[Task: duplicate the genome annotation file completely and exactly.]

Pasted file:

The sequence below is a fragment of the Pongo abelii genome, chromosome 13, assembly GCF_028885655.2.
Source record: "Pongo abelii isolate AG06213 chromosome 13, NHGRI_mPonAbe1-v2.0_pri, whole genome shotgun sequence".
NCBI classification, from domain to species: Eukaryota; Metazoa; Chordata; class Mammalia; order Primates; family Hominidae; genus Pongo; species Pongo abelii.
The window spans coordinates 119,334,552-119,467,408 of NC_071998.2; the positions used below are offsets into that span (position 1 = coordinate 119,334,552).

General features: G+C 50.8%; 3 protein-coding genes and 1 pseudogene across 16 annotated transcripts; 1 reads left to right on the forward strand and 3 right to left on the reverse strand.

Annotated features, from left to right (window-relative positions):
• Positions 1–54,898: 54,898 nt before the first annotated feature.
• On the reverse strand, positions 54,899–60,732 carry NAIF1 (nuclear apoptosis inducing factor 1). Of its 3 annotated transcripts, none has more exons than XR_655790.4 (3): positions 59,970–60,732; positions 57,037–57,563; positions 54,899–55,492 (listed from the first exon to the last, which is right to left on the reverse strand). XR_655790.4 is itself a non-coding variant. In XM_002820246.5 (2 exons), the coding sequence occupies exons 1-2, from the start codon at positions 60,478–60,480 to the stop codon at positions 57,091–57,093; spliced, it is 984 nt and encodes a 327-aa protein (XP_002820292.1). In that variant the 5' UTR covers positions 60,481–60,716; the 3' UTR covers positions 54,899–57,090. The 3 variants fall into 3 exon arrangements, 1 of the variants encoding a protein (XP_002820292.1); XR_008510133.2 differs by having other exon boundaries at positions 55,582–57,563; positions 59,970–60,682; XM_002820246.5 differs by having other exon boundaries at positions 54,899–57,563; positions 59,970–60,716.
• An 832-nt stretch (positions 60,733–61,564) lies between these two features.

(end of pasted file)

The sequence below is a fragment of the Pongo abelii genome, chromosome 13, assembly GCF_028885655.2.
Source record: "Pongo abelii isolate AG06213 chromosome 13, NHGRI_mPonAbe1-v2.0_pri, whole genome shotgun sequence".
NCBI classification, from domain to species: Eukaryota; Metazoa; Chordata; class Mammalia; order Primates; family Hominidae; genus Pongo; species Pongo abelii.
The window spans coordinates 119,334,552-119,467,408 of NC_071998.2; the positions used below are offsets into that span (position 1 = coordinate 119,334,552).

General features: G+C 50.8%; 3 protein-coding genes and 1 pseudogene across 16 annotated transcripts; 1 reads left to right on the forward strand and 3 right to left on the reverse strand.

Annotated features, from left to right (window-relative positions):
• Positions 1–54,898: 54,898 nt before the first annotated feature.
• On the reverse strand, positions 54,899–60,732 carry NAIF1 (nuclear apoptosis inducing factor 1). Of its 3 annotated transcripts, none has more exons than XR_655790.4 (3): positions 59,970–60,732; positions 57,037–57,563; positions 54,899–55,492 (listed from the first exon to the last, which is right to left on the reverse strand). XR_655790.4 is itself a non-coding variant. In XM_002820246.5 (2 exons), the coding sequence occupies exons 1-2, from the start codon at positions 60,478–60,480 to the stop codon at positions 57,091–57,093; spliced, it is 984 nt and encodes a 327-aa protein (XP_002820292.1). In that variant the 5' UTR covers positions 60,481–60,716; the 3' UTR covers positions 54,899–57,090. The 3 variants fall into 3 exon arrangements, 1 of the variants encoding a protein (XP_002820292.1); XR_008510133.2 differs by having other exon boundaries at positions 55,582–57,563; positions 59,970–60,682; XM_002820246.5 differs by having other exon boundaries at positions 54,899–57,563; positions 59,970–60,716.
• An 832-nt stretch (positions 60,733–61,564) lies between these two features.